The Pace Press Interviews Trevor Hall
By Kim Bui

Published: Thursday, February 18, 2010

Updated: Saturday, February 20, 2010

The Pace Press caught up with Trevor Hall while on his way to Kansas for his next show to talk to him about his music, Bob Marley and even karma.

The Pace Press (TPP): Your sound is very unique, can you describe it?
Trevor Hall (TH): There are so many influences, but it’s like acoustic, a little reggae, reggae-rock, a little bit [of a] hip-hop influence but it’s an organic sound and we kind of draw from all areas of music.

TPP: Your voice is pretty unique, are people ever shocked at the intensity of your voice and how deep it is?
TH: People usually go “oh, that voice coming out of somebody so young!” It’s kind of like an old man voice or something, but it’s how I’ve always sounded since I was a kid and it’s just what comes out.

TPP: You’ve been writing music and performing for quite a while, do you think you’ve learned more than usually a person of your age does in the music industry? TH: Well I don’t know if I can compare what I’ve learned to other people, but I think as far as my own experience goes, I’ve definitely learned a lot very quickly. From starting very young and being on a big label for a while, and then being dropped from that label, and then being picked by another label, in a very short time in my teen years, so I think I’ve learned a lot very quickly and think it has helped me [get to] where I am today.

TPP: Do you have a favorite song off of your new album?
TH: It’s hard to pick one, but I really enjoy “My Baba.” It’s one of my favorites; it gives me a good feeling. It’s also a song giving thanks for everything.

TPP: What was your inspiration for “Unity?” And how was it working with Matisyahu?
TH: Matis is a good friend of mine, we’ve toured a lot together. He’s been like a big brother to me. We have a good relationship and he’s a really humble guy, a beautiful man and very creative and open so it was such a pleasure to work with him. “Unity” kind of came out of a rough time because we were on tour together, and it was during the times of the shootings in Mumbai, India, and he knew of some people that had passed away. So we got this news while we were on tour and we talked about the issue and meditated on the issue and the song kind of came out of that experience. We took something negative and tried to make something beautiful.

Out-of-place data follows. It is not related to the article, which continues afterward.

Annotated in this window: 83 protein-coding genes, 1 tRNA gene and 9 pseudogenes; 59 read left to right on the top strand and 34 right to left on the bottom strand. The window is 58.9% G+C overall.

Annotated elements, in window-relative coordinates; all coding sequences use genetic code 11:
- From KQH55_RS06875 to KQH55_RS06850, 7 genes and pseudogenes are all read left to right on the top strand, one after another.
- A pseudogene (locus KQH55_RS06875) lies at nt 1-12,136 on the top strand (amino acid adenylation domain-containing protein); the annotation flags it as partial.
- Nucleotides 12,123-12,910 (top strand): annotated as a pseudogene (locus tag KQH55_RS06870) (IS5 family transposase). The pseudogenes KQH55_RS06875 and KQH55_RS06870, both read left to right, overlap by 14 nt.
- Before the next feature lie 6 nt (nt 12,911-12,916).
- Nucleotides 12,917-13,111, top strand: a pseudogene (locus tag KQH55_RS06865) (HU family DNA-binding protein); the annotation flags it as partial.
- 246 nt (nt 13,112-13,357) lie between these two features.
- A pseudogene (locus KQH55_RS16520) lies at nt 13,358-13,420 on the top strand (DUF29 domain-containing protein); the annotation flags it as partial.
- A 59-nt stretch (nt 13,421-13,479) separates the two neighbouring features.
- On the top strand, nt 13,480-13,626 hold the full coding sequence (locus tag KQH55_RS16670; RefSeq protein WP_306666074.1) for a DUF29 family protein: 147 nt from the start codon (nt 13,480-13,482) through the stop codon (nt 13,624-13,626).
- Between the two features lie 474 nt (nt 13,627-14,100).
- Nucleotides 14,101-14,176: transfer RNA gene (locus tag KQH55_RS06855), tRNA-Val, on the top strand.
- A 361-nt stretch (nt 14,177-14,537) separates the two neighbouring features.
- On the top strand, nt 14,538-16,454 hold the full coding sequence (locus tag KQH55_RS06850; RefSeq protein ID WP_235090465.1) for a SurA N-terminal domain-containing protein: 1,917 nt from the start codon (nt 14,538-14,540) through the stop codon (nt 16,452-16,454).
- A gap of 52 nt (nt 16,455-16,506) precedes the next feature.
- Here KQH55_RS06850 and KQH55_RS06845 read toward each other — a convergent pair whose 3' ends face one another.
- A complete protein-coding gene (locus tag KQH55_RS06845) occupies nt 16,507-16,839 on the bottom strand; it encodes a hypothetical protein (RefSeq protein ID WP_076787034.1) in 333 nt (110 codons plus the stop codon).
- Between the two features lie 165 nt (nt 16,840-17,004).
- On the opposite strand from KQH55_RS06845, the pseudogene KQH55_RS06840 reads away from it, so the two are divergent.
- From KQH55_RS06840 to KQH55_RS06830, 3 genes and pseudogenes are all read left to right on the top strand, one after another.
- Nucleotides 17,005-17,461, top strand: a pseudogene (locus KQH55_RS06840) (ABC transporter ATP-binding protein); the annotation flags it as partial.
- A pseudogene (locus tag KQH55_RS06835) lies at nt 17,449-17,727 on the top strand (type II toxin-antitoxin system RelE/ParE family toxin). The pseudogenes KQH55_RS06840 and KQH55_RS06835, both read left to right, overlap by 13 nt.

TPP: Besides music, do you do any other forms of art?
TH: I try [chuckles]. I like to paint a little bit and draw, but it’s only for my own eyes to see. It’s not he greatest, but I think it’s good to find outlets which to release creativity because it could help get that juice flowing, that energy flowing of your own craft….it’s good to just explore all regions to keep those vibes flowing, that creative force moving through.

TPP: Bob Marley or Bjork?
TH: I would choose Mr. Marley. He was a huge influence, still is a huge influence. If I could bring one person back from the past and see live it’d definitely be Marley, but Bjork is very close there.

TPP: Do you believe in Karma? And what are your opinions on it?
TH: I most definitely believe in karma. I think that we reap what we sow, and I believe that if somebody does good, good will come to them. I also believe karma is being controlled by a higher power, so anything good or bad that comes to us is a result of past actions, past karma, but also I believe the all mighty will give everyone or give that person whatever they need at the appropriate time to grow and evolve.

TPP: What would you be if you weren’t a musician?
TH: If I weren’t a musician, my life would be very boring. I don’t know, I can’t imagine my life without music because music is everything to me. It’s my job, my outlet, my spiritual connection; it’s what I love to do. If I wasn’t [sic] doing it for some reason I would be in some form of art or some kind of service. But music is very dear to me.

TPP: Do you have any advice for aspiring musicians?
TH: Play out as much as possible. Play live as much as you can. I can only speak from experience… but even though I was young I went on tour, I played wherever: in a coffee shop, for my parent’s friends or my friends or in a big place because playing live helps you not be afraid to share your feelings and not be afraid to share stuff with other people. It teaches you a lot…it’s just a great teacher and a wonderful way to get your music out there. My best advice is to just play live as much as possible.